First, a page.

In my deckbuilding article on Eminent Domain, Jessey mentioned Martin Wallace’s A Few Acres of Snow as another game that integrated deckbuilding as part of a larger game. Now that I’ve played it, I agree — it goes even further than Eminent Domain in using deckbuilding as a mechanic rather than as a genre of game.
A Few Acres of Snow is on the one hand a wargame. Like Martin Wallace’s densest wargame, Waterloo, the most obvious victory requires the capture of specific villages. However from there it opens up into a more common Wallacian euro-warfare design, where the combat actually happens through the play of cards. There’s also a fair amount of additional resource management, as players build up their holdings of villages and towns. In some ways, it reminds me the most of Wallace’s Discworld: Ankh-Morpork, as both games center on the play of cards which are full of symbols that enable actions.
Rather than leave that gap in my iPhone series, I’ve opted to put together this article, somewhat after the fact. As with some of my other most recent iPhone articles, it’s a rambling look at several of the most important decisions that went into the creation of this game. However, I’ve opted to change my focus somewhat this time, by talking more about the publishing decisions we made than some of the programming specifics.
Penny Arcade has been released as two standalone deckbuilding games: Gamers vs Evil (2011) and Rumble in R’lyeh (2012). They’re both pretty basic deckbuilders, but they still offer some interesting ideas for the deckbuilding genre.
Though Penny Arcade is a much later release than most one-and-a-halfth generation deckbuilding games like Thunderstone (2009) and TantoCuore (2009), it nonetheless shares a lot of elements in common with Dominion. However, it also builds strongly on another deckbuilder, Ascension (2010), thus offering the first look at a third generation of deckbuilder games — which are influenced not just by Dominion, but also by other deckbuilder releases. Continue reading →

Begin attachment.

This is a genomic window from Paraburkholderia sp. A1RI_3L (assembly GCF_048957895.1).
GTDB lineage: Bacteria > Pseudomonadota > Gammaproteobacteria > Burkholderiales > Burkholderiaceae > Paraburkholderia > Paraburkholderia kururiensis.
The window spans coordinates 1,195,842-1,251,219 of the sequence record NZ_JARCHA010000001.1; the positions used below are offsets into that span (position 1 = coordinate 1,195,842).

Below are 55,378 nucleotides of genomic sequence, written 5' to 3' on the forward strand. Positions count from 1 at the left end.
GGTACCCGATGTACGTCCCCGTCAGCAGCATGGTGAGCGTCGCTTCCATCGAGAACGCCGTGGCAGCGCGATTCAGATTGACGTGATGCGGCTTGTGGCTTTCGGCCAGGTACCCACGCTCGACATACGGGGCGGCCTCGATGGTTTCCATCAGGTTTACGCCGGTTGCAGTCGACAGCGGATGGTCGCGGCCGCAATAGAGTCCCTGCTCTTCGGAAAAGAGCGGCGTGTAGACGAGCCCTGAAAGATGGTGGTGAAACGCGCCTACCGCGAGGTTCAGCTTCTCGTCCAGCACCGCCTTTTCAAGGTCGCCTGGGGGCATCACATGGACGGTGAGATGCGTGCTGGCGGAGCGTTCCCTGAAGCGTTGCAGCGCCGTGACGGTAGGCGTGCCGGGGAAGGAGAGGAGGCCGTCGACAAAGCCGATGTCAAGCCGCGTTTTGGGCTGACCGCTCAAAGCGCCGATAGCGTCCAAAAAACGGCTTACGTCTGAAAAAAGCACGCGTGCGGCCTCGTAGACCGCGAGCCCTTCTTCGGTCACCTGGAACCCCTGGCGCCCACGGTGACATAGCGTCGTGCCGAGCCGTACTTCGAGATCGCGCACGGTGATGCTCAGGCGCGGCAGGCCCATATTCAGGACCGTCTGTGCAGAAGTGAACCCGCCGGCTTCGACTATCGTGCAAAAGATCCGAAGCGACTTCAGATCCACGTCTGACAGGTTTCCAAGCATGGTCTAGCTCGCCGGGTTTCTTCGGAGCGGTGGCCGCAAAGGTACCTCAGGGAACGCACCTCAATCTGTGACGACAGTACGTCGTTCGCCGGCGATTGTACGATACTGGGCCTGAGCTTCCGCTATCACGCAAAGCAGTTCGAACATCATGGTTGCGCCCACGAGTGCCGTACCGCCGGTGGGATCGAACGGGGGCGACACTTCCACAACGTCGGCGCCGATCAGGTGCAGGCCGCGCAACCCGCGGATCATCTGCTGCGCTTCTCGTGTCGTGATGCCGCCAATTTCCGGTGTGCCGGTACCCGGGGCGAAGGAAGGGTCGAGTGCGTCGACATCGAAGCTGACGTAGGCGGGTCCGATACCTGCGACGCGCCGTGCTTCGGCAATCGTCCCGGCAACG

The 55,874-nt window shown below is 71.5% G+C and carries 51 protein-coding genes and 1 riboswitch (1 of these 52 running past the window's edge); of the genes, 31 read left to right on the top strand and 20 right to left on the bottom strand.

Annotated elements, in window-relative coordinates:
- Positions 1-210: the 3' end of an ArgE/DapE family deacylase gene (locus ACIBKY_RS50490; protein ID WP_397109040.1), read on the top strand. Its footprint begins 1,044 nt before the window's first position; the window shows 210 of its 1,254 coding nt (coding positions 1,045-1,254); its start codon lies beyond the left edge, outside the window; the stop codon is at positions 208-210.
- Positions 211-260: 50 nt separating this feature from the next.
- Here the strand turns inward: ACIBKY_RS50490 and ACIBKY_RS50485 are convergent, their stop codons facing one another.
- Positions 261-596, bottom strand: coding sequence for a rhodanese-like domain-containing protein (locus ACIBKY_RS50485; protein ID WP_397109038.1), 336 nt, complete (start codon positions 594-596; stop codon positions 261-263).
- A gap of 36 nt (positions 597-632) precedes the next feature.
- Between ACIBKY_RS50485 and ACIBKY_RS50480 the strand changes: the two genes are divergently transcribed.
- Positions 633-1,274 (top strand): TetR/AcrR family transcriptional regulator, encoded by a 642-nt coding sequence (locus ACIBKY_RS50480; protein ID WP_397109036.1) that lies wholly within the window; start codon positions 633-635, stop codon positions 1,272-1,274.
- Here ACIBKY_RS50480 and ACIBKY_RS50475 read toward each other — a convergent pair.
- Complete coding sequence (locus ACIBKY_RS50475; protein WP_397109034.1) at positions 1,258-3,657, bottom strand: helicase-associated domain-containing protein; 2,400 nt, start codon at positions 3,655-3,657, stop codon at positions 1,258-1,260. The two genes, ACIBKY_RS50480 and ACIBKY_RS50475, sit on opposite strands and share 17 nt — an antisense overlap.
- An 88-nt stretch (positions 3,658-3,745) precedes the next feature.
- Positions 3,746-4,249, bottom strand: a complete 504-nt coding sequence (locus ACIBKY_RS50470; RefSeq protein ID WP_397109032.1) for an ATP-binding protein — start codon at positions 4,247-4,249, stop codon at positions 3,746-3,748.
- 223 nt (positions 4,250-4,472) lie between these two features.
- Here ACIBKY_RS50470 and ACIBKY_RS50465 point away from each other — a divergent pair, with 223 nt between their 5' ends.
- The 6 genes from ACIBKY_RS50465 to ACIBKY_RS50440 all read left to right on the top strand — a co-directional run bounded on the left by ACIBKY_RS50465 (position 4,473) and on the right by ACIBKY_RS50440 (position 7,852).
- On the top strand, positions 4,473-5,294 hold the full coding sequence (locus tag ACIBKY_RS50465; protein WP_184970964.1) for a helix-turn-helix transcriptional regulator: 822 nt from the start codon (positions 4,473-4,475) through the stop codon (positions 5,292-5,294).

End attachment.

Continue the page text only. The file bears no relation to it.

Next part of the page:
I’ve decided to revisit this topic here in Mechanics & Meeples. Thus, this is the first of a series of mini-review articles where I’m going to give quick synopses and impressions of games that I played for the first time in the preceding months. This article covers the first half of this year, from January to June.
I was somewhat surprised when writing this to discover that only two of the new-to-me games dated from earlier than 2011 and only one from earlier than 2010. I generally feel like I’ve escaped the cult of the new, but clearly it’s still a major focus in my gameplaying.
I’ve generally listed games in descending order of my interest. That doesn’t mean a game is necessarily good or bad, just that it does or doesn’t fit my gaming tastes.
Alf Seegert, designer of the upcoming deckbuilder Fantastiqa was kind enough to give me this interview on the topic of deckbuilding games. He’s a six-time Hippodice game design competition finalist and the designer of the board games Bridge Troll, Trollhalla, The Road to Canterbury, and (now) Fantastiqa. You can find out more at alfseegert.com.
Fantastiqa itself is scheduled to be published by Gryphon Games in late 2012. It’s currently on Kickstarter.